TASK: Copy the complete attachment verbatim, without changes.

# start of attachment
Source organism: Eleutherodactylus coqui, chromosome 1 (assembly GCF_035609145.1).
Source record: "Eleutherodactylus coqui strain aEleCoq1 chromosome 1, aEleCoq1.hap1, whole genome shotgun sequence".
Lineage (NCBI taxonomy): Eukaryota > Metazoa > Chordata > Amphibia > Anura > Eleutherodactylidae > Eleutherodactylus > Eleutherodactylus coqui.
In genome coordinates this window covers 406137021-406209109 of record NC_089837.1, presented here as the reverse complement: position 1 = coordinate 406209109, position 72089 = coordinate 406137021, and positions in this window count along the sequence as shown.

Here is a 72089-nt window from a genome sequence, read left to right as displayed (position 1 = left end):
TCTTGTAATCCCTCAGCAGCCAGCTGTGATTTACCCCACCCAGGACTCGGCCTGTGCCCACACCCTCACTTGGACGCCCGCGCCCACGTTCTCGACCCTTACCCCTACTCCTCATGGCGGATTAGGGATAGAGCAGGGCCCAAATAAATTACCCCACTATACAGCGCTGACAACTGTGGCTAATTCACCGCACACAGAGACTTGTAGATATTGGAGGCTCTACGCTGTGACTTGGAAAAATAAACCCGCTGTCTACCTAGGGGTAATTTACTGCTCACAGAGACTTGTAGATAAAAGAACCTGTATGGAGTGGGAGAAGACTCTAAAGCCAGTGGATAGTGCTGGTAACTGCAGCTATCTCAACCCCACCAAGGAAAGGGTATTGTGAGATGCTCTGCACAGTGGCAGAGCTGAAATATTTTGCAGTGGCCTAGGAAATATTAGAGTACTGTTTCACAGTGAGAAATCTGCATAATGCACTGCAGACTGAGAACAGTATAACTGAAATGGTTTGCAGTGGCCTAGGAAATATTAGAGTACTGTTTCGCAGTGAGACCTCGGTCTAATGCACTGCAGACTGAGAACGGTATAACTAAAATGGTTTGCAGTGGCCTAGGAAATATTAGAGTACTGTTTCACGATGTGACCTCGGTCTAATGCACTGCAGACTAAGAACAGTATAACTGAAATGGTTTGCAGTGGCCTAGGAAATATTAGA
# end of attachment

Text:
Source organism: Eleutherodactylus coqui, chromosome 1 (assembly GCF_035609145.1).
Source record: "Eleutherodactylus coqui strain aEleCoq1 chromosome 1, aEleCoq1.hap1, whole genome shotgun sequence".
Lineage (NCBI taxonomy): Eukaryota > Metazoa > Chordata > Amphibia > Anura > Eleutherodactylidae > Eleutherodactylus > Eleutherodactylus coqui.
In genome coordinates this window covers 406137021-406209109 of record NC_089837.1, presented here as the reverse complement: position 1 = coordinate 406209109, position 72089 = coordinate 406137021, and positions in this window count along the sequence as shown.

Here is a 72089-nt window from a genome sequence, read left to right as displayed (position 1 = left end):
TCTTGTAATCCCTCAGCAGCCAGCTGTGATTTACCCCACCCAGGACTCGGCCTGTGCCCACACCCTCACTTGGACGCCCGCGCCCACGTTCTCGACCCTTACCCCTACTCCTCATGGCGGATTAGGGATAGAGCAGGGCCCAAATAAATTACCCCACTATACAGCGCTGACAACTGTGGCTAATTCACCGCACACAGAGACTTGTAGATATTGGAGGCTCTACGCTGTGACTTGGAAAAATAAACCCGCTGTCTACCTAGGGGTAATTTACTGCTCACAGAGACTTGTAGATAAAAGAACCTGTATGGAGTGGGAGAAGACTCTAAAGCCAGTGGATAGTGCTGGTAACTGCAGCTATCTCAACCCCACCAAGGAAAGGGTATTGTGAGATGCTCTGCACAGTGGCAGAGCTGAAATATTTTGCAGTGGCCTAGGAAATATTAGAGTACTGTTTCACAGTGAGAAATCTGCATAATGCACTGCAGACTGAGAACAGTATAACTGAAATGGTTTGCAGTGGCCTAGGAAATATTAGAGTACTGTTTCGCAGTGAGACCTCGGTCTAATGCACTGCAGACTGAGAACGGTATAACTAAAATGGTTTGCAGTGGCCTAGGAAATATTAGAGTACTGTTTCACGATGTGACCTCGGTCTAATGCACTGCAGACTAAGAACAGTATAACTGAAATGGTTTGCAGTGGCCTAGGAAATATTAGA